Quantitative measures of monetary policy


The quantitative measures regulate the total quantity of credit without taking into account the uses to which such credit is put. Such measures affect the economy as a whole and are non-discriminatory in character.

There are three quantitative measures:

i. Bank rate


ii. Open market operations

iii. Variable cash reserve ratio.

(i) Bank rate:

Bank rate is the official minimum rate of interest at which central bank lends money to commercial banks. So bank rate is known as the central bank’s lending rate. Usually the central bank lends to commercial banks by re-discounting their bills of exchange. Bank rate is also known as the re-discount rate.


In order to correct excess demand or inflationary situations, Central Bank increase bank rate. Consequent upon an increase in bank rate, commercial banks raise their lending rate to the general public. This makes the borrowing from commercial banks costlier. Therefore, businessmen and enterprises reduce borrowing and cut investment. As a result, income of the people declines and demand for goods is curtailed. In this way, the situation of excess demand or inflation is checked.

Likewise, central bank can control the state or deficient demand or deflation by reducing the bank rate.

(ii) Open Market Operations:

Open market operation refers to the purchase and sale of Government securities by the Central bank in open market.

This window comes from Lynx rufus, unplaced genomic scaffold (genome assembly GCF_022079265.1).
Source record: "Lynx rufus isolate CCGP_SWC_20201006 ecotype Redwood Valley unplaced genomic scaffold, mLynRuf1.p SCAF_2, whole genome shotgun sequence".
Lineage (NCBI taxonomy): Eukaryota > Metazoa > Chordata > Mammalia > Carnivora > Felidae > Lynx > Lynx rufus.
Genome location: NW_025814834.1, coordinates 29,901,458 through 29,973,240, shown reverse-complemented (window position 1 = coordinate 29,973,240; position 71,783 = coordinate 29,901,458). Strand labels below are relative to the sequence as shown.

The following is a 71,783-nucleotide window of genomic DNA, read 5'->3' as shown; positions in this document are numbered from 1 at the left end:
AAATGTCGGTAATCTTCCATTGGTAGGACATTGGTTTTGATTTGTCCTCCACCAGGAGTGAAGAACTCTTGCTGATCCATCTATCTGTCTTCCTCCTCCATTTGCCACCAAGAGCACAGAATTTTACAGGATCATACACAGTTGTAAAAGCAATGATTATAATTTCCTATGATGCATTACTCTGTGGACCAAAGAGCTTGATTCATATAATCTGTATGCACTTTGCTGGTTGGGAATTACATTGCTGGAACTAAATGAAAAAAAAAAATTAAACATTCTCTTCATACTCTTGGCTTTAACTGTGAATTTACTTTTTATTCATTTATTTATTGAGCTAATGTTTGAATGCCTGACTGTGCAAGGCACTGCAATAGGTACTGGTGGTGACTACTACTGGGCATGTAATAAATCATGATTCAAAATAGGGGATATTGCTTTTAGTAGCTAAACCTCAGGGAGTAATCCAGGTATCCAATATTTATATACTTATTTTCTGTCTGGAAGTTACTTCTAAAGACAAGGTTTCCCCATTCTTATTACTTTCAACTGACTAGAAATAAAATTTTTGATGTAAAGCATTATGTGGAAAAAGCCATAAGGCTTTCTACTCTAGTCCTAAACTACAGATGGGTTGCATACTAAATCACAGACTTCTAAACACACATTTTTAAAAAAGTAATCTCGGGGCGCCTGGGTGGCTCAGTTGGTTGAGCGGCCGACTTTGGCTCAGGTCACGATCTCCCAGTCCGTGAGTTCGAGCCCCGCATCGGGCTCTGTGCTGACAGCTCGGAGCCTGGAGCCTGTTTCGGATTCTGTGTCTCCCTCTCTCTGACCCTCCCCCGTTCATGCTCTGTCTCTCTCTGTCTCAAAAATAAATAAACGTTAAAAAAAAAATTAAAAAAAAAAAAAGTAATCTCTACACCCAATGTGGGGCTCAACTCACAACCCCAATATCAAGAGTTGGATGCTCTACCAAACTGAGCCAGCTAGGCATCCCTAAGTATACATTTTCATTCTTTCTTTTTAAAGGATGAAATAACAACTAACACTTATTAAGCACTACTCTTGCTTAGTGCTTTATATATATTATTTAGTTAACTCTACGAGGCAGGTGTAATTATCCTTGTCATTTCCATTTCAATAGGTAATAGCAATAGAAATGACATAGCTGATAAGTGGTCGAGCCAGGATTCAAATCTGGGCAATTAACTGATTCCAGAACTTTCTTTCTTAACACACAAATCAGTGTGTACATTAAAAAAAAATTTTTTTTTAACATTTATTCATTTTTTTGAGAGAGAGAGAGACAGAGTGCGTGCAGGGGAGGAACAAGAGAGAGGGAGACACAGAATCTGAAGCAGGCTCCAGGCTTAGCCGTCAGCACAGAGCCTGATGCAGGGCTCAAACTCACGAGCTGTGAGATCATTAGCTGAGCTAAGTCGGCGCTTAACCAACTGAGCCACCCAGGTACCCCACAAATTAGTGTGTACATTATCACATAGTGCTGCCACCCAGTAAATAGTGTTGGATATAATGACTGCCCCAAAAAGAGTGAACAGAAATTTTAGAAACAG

In order to correct the excess demand or inflation, the central bank sells securities to the commercial banks and general public. When commercial banks buy securities, their cash reserves are reduced directly. When people buy securities, they make large withdraw of cash from commercial banks. Here their cash reserves are diminished indirectly. Consequently, commercial banks’ capacity to create credit is curtailed. This leads to a reduction in the volume of investment on the part of businessmen and entrepreneurs and a decline in national income. As a result, the state of excess demand or inflation is checked.

On the contrary, central bank can correct the state of deficient demand or deflation by purchasing securities in the open market.

(iii) Variable cash reserve ratio:

According to the law, each commercial bank has to keep a part of its deposits with the central bank is a ratio known as the cash reserve ratio (CRR).


Central bank can increase or decrease this ratio; therefore, it is known as the variable cash this ratio. It is very powerful instrument of credit control.

In order to correct the state of excess demand or inflation central bank increase the cash reserve ratio (CRR). So commercial banks are required to keep larger amount of cash reserves with the central bank and consequently, amount of cash available with them is reduced. This leads to a decline in the credit creating capacity of commercial banks. When smaller amount of credit is given to the entrepreneurs, investment falls. Consequently, national income declines and the state of excess demand are checked.

Likewise, the central bank can correct the state of deficient demand or deflation by reducing the cash reserve ratio (CRR).

However, the quantitative measures of credit control are not so much effective in according excess demand and deficient demand particularly in less developed countries.


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